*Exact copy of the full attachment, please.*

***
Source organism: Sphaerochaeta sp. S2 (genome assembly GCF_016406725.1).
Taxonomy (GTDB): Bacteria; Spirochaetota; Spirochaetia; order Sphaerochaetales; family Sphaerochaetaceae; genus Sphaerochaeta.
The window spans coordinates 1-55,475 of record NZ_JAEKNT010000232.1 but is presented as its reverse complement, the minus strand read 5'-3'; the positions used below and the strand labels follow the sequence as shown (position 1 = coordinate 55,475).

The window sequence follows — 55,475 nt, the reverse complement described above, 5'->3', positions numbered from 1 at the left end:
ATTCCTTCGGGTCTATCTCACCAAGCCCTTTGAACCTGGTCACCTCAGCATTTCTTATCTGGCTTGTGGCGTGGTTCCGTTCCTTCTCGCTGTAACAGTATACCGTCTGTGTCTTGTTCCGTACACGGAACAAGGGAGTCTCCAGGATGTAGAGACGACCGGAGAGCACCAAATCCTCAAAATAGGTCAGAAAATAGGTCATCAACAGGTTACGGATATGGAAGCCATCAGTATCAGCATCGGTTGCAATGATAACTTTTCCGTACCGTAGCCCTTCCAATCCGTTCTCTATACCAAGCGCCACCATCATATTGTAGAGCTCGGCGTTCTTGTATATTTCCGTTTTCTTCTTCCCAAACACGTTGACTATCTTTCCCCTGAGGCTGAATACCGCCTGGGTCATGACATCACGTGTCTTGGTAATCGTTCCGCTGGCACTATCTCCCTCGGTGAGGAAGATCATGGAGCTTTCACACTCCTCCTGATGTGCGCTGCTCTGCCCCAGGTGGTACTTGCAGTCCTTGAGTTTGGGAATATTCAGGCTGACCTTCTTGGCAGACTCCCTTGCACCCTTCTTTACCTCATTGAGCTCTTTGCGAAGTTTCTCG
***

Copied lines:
Source organism: Sphaerochaeta sp. S2 (genome assembly GCF_016406725.1).
Taxonomy (GTDB): Bacteria; Spirochaetota; Spirochaetia; order Sphaerochaetales; family Sphaerochaetaceae; genus Sphaerochaeta.
The window spans coordinates 1-55,475 of record NZ_JAEKNT010000232.1 but is presented as its reverse complement, the minus strand read 5'-3'; the positions used below and the strand labels follow the sequence as shown (position 1 = coordinate 55,475).

The window sequence follows — 55,475 nt, the reverse complement described above, 5'->3', positions numbered from 1 at the left end:
ATTCCTTCGGGTCTATCTCACCAAGCCCTTTGAACCTGGTCACCTCAGCATTTCTTATCTGGCTTGTGGCGTGGTTCCGTTCCTTCTCGCTGTAACAGTATACCGTCTGTGTCTTGTTCCGTACACGGAACAAGGGAGTCTCCAGGATGTAGAGACGACCGGAGAGCACCAAATCCTCAAAATAGGTCAGAAAATAGGTCATCAACAGGTTACGGATATGGAAGCCATCAGTATCAGCATCGGTTGCAATGATAACTTTTCCGTACCGTAGCCCTTCCAATCCGTTCTCTATACCAAGCGCCACCATCATATTGTAGAGCTCGGCGTTCTTGTATATTTCCGTTTTCTTCTTCCCAAACACGTTGACTATCTTTCCCCTGAGGCTGAATACCGCCTGGGTCATGACATCACGTGTCTTGGTAATCGTTCCGCTGGCACTATCTCCCTCGGTGAGGAAGATCATGGAGCTTTCACACTCCTCCTGATGTGCGCTGCTCTGCCCCAGGTGGTACTTGCAGTCCTTGAGTTTGGGAATATTCAGGCTGACCTTCTTGGCAGACTCCCTTGCACCCTTCTTTACCTCATTGAGCTCTTTGCGAAGTTTCTCG